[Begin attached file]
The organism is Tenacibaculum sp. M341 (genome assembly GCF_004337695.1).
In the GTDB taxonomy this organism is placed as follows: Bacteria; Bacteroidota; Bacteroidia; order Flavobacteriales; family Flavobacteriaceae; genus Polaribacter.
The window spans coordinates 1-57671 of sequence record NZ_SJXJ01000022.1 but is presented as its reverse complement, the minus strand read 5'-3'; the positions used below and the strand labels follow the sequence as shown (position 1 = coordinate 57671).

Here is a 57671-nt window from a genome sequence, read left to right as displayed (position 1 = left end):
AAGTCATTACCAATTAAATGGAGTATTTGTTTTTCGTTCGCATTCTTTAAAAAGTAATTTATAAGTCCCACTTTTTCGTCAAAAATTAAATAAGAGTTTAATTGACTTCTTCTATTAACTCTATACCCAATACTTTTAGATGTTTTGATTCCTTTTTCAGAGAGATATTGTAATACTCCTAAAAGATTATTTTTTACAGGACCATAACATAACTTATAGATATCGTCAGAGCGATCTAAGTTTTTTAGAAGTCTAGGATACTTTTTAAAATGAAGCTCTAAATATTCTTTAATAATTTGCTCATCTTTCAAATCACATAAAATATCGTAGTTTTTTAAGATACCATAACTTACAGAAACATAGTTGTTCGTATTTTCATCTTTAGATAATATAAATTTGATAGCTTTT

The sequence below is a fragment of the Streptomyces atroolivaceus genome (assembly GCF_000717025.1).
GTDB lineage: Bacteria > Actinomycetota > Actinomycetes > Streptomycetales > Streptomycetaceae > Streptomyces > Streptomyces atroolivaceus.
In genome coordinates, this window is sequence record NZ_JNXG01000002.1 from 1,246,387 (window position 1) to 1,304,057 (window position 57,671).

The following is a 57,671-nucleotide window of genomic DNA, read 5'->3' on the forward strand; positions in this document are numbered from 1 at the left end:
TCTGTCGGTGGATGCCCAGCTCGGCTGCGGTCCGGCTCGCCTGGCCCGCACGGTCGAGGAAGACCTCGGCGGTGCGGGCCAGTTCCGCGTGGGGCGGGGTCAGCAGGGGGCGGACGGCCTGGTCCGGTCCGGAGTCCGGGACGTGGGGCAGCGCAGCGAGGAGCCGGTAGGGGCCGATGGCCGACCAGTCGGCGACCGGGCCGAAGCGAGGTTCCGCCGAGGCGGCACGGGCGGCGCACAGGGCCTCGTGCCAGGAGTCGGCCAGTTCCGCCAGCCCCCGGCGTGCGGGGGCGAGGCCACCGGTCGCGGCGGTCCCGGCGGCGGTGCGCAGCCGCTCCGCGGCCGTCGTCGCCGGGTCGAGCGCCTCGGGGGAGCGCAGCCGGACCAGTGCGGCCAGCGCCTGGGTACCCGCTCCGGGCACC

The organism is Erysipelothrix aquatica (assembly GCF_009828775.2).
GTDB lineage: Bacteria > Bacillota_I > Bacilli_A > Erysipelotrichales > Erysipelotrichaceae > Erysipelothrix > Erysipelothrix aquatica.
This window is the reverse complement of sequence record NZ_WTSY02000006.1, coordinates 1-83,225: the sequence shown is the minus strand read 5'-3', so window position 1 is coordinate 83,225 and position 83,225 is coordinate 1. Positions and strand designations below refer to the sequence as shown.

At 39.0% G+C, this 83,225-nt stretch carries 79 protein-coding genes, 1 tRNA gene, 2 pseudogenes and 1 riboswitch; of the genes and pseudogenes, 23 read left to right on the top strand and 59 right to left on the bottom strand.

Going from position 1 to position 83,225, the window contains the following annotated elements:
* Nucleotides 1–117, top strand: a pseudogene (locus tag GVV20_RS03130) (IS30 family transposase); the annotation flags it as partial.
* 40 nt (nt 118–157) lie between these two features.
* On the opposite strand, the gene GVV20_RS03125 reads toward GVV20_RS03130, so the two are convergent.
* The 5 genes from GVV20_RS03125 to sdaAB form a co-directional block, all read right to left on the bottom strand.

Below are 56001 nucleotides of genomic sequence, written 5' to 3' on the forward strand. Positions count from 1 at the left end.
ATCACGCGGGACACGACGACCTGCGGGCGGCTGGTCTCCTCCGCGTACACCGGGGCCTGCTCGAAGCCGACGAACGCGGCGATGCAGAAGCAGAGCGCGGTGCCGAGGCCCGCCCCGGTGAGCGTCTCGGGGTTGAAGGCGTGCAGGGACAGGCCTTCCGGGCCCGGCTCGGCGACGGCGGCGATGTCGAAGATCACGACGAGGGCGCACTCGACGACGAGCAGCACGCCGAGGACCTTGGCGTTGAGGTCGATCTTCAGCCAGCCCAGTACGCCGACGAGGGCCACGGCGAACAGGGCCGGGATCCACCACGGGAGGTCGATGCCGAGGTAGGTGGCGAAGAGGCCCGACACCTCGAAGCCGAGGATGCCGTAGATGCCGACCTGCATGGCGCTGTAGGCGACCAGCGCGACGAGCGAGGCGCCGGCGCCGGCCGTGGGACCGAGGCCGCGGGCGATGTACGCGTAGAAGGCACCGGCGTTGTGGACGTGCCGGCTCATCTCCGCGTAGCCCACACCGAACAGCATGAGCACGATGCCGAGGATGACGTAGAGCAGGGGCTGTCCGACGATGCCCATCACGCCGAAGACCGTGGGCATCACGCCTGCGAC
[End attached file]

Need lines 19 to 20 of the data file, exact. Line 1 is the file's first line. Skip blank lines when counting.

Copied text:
* The 5 genes from GVV20_RS03125 to sdaAB form a co-directional block, all read right to left on the bottom strand.

Below are 56001 nucleotides of genomic sequence, written 5' to 3' on the forward strand. Positions count from 1 at the left end.